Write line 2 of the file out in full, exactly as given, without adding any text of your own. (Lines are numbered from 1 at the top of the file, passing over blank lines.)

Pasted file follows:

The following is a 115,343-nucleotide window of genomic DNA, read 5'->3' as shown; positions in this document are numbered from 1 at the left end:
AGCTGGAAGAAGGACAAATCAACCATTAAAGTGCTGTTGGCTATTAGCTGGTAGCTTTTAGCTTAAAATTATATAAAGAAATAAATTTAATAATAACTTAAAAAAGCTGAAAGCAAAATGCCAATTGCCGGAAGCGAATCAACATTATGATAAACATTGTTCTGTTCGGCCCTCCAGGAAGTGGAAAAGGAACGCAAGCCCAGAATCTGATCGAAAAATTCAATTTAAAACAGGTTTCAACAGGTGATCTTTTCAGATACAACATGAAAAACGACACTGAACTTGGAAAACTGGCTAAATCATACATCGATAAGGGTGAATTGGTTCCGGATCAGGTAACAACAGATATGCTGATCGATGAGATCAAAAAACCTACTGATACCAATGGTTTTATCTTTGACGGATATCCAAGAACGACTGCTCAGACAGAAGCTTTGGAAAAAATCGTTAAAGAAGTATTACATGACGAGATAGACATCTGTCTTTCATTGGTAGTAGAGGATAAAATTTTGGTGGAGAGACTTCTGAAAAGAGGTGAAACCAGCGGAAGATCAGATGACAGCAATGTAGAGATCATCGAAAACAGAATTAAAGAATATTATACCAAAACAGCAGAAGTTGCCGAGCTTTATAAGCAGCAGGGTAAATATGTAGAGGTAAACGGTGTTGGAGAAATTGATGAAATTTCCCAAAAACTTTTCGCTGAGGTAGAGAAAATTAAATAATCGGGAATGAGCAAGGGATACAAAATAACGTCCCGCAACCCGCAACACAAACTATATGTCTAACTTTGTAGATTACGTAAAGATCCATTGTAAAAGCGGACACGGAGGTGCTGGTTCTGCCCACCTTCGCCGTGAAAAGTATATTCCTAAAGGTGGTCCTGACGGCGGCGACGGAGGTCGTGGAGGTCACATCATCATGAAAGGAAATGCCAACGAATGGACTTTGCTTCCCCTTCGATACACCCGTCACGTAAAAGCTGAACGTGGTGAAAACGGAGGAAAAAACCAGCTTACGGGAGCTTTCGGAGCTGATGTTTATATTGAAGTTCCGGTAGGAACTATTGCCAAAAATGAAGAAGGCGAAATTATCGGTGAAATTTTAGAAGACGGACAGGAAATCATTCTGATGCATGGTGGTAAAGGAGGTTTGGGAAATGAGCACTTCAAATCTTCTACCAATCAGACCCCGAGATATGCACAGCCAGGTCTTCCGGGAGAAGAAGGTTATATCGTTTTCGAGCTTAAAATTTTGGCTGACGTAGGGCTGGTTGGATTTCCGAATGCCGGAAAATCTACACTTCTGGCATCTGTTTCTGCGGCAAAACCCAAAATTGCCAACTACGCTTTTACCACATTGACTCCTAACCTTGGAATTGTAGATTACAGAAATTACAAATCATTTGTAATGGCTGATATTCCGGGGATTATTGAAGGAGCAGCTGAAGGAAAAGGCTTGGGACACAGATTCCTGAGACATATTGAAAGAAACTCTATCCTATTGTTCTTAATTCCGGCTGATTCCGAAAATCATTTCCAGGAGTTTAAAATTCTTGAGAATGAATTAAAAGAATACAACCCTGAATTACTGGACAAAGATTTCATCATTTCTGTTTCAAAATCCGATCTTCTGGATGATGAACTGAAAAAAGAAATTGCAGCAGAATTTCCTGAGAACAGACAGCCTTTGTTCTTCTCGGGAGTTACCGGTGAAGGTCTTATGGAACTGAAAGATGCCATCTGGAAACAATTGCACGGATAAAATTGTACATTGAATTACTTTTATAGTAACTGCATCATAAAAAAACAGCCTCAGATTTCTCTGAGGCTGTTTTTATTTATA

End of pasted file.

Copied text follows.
AGCTGGAAGAAGGACAAATCAACCATTAAAGTGCTGTTGGCTATTAGCTGGTAGCTTTTAGCTTAAAATTATATAAAGAAATAAATTTAATAATAACTTAAAAAAGCTGAAAGCAAAATGCCAATTGCCGGAAGCGAATCAACATTATGATAAACATTGTTCTGTTCGGCCCTCCAGGAAGTGGAAAAGGAACGCAAGCCCAGAATCTGATCGAAAAATTCAATTTAAAACAGGTTTCAACAGGTGATCTTTTCAGATACAACATGAAAAACGACACTGAACTTGGAAAACTGGCTAAATCATACATCGATAAGGGTGAATTGGTTCCGGATCAGGTAACAACAGATATGCTGATCGATGAGATCAAAAAACCTACTGATACCAATGGTTTTATCTTTGACGGATATCCAAGAACGACTGCTCAGACAGAAGCTTTGGAAAAAATCGTTAAAGAAGTATTACATGACGAGATAGACATCTGTCTTTCATTGGTAGTAGAGGATAAAATTTTGGTGGAGAGACTTCTGAAAAGAGGTGAAACCAGCGGAAGATCAGATGACAGCAATGTAGAGATCATCGAAAACAGAATTAAAGAATATTATACCAAAACAGCAGAAGTTGCCGAGCTTTATAAGCAGCAGGGTAAATATGTAGAGGTAAACGGTGTTGGAGAAATTGATGAAATTTCCCAAAAACTTTTCGCTGAGGTAGAGAAAATTAAATAATCGGGAATGAGCAAGGGATACAAAATAACGTCCCGCAACCCGCAACACAAACTATATGTCTAACTTTGTAGATTACGTAAAGATCCATTGTAAAAGCGGACACGGAGGTGCTGGTTCTGCCCACCTTCGCCGTGAAAAGTATATTCCTAAAGGTGGTCCTGACGGCGGCGACGGAGGTCGTGGAGGTCACATCATCATGAAAGGAAATGCCAACGAATGGACTTTGCTTCCCCTTCGATACACCCGTCACGTAAAAGCTGAACGTGGTGAAAACGGAGGAAAAAACCAGCTTACGGGAGCTTTCGGAGCTGATGTTTATATTGAAGTTCCGGTAGGAACTATTGCCAAAAATGAAGAAGGCGAAATTATCGGTGAAATTTTAGAAGACGGACAGGAAATCATTCTGATGCATGGTGGTAAAGGAGGTTTGGGAAATGAGCACTTCAAATCTTCTACCAATCAGACCCCGAGATATGCACAGCCAGGTCTTCCGGGAGAAGAAGGTTATATCGTTTTCGAGCTTAAAATTTTGGCTGACGTAGGGCTGGTTGGATTTCCGAATGCCGGAAAATCTACACTTCTGGCATCTGTTTCTGCGGCAAAACCCAAAATTGCCAACTACGCTTTTACCACATTGACTCCTAACCTTGGAATTGTAGATTACAGAAATTACAAATCATTTGTAATGGCTGATATTCCGGGGATTATTGAAGGAGCAGCTGAAGGAAAAGGCTTGGGACACAGATTCCTGAGACATATTGAAAGAAACTCTATCCTATTGTTCTTAATTCCGGCTGATTCCGAAAATCATTTCCAGGAGTTTAAAATTCTTGAGAATGAATTAAAAGAATACAACCCTGAATTACTGGACAAAGATTTCATCATTTCTGTTTCAAAATCCGATCTTCTGGATGATGAACTGAAAAAAGAAATTGCAGCAGAATTTCCTGAGAACAGACAGCCTTTGTTCTTCTCGGGAGTTACCGGTGAAGGTCTTATGGAACTGAAAGATGCCATCTGGAAACAATTGCACGGATAAAATTGTACATTGAATTACTTTTATAGTAACTGCATCATAAAAAAACAGCCTCAGATTTCTCTGAGGCTGTTTTTATTTATA